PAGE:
Before you can buy any wines, you need to find the best place to buy the wines from. As wines have grown in popularity, so have the number of stores selling ever greater varieties of wines. Whereas people were once content with cheap blended wines, now even relatively unsophisticated palates demand some specific varietals and wineries. Where you buy your wine will therefore depend in part on what sort of wine you happen to be shopping for. Take advantage of the options available to you.
Specialty Wine Stores
Some of the best wines and best selections will probably be found in specialty wine shops. A local store owned by a local wine enthusiast is more likely to stock unusual wines, small wine runs, and better vintages than a nation-wide chain that sells wine according to a master buying list. The big stores buy in large quantities for the sake of big discounts and focus on products that will sell to the most people. Smaller, specialty shops focus on wines that the wine expert can recommend and sell based on those recommendations.
In addition to a good selection of wine, specialty wine shops are also likely to sell a variety of utensils like decent corkscrews and perhaps even snack foods that go especially well with wines. The experts on staff should also be able to help you find the right wine for any occasion, any meal, and in your price range as well.
Wine at Supermarkets and Big Box Retailers
Some people actually object to the presence of wine in supermarkets and other consumer outlets because this removes so much of the mystique surrounding wine. When wine is purchased alongside breakfast milk, breakfast cereal, and diapers, it really doesn't seem very special anymore, does it? Objections to the wider availability are best described as wine snobbery on the part of people who don't want to let others into an elite "club" of wine enjoyment.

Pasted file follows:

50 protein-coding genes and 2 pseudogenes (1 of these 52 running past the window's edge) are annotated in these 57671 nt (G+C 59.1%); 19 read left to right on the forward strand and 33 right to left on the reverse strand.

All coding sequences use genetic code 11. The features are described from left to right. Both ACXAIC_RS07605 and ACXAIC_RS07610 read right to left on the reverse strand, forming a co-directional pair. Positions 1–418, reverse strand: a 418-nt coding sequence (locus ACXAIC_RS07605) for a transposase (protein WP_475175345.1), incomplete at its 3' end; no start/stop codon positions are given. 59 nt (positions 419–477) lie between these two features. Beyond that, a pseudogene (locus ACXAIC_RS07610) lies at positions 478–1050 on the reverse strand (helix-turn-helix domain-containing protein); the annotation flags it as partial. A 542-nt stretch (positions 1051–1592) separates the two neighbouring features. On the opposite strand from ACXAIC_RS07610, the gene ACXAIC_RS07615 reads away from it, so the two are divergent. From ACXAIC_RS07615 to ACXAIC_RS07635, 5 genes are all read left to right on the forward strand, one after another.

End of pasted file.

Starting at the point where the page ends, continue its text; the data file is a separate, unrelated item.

For the average person, the elimination of a false mystique around wine is a great boon because it also eliminates the various social and contextual cues which help produce the anxiety people feel when buying wine. There's no point in feeling insecure when buying wine in a supermarket, though at the same time you probably aren't faced with a lot of options, either. You'll likely be faced with only those labels and types which sell in large amounts, which is good because there probably isn't anyone there to help you if you have questions.
In some cases, you'll be able to buy good value wines — wines that aren't great or complex, but that are decent enough and which can be purchased for a good price. In many other cases, though, you'll find wines that are relatively nondescript — wines that don't merely lack complexity, but which in fact lack anything beyond superficial flavors that start weak and finish fast. They will be little more than an alcoholic beverage rather than something to enjoy on its own terms.
Specialty Wine Supermarkets
Some areas are served by stores that are a combination specialty wine store and big-box retailer or supermarket. They specialize in wine and spirits, but they do so in a large, impersonal retail location. These wine emporiums have the advantage of a relatively large selection like wine shops and relatively low prices like supermarkets. This doesn’t mean they are the best of both worlds, though.
Big wine emporiums tend to focus on casual wines that aren't as good as those which might be found in smaller wine shops, so they probably aren't the best place to go if you need a very good wine for a special occasion. They may not have a cold room where better wines are stored and they probably don't have experts on hand who can help you make a good purchase. They are about big volumes and tight margins. However, if you know what you want and they happen to carry it, the price is probably worth the trip.
Wine Clubs & Wine By Mail
There are more and more ways of buying wine without ever having to leave your home. There are internet sites where wineries sell their own wine across the country and wine clubs which automatically deliver a variety of wines from different wineries. Internet orders direct from the winery can be a great deal and wine clubs can be very expensive, but both are useful ways of discovering wines that you can't otherwise obtain in local wine shops. They are also a good way to browse through wines without anyone noticing just how nervous and insecure you are.
One significant disadvantage of having wine delivered to your home is the fact that wine probably isn't being shipped and stored under optimal conditions: temperature, humidity, orientation, and vibration will all be playing havoc with your wine. You can minimize these risks by having wine shipped quickly and not ordering it during the middle or winter or summer. You won't eliminate all problems, but your wine will be safer.